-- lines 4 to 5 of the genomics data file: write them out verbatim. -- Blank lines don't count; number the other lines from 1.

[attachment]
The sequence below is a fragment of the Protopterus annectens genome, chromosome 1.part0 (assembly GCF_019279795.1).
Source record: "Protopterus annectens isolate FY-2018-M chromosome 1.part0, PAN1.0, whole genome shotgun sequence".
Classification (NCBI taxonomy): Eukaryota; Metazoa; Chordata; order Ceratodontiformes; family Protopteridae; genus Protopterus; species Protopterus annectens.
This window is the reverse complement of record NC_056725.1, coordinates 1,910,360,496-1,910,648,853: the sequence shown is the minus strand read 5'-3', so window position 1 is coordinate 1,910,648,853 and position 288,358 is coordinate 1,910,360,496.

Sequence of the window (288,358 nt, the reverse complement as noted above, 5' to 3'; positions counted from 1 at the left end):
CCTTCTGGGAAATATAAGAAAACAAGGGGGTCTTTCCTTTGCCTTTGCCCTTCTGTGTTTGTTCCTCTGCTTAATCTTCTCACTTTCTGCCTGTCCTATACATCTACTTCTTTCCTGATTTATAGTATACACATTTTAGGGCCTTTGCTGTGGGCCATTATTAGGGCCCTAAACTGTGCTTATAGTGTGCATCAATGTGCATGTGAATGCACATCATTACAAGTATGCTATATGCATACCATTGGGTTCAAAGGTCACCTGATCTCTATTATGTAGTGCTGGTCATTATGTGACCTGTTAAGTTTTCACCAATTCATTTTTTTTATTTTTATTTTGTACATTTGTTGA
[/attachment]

This window is the reverse complement of record NC_056725.1, coordinates 1,910,360,496-1,910,648,853: the sequence shown is the minus strand read 5'-3', so window position 1 is coordinate 1,910,648,853 and position 288,358 is coordinate 1,910,360,496.

Sequence of the window (288,358 nt, the reverse complement as noted above, 5' to 3'; positions counted from 1 at the left end):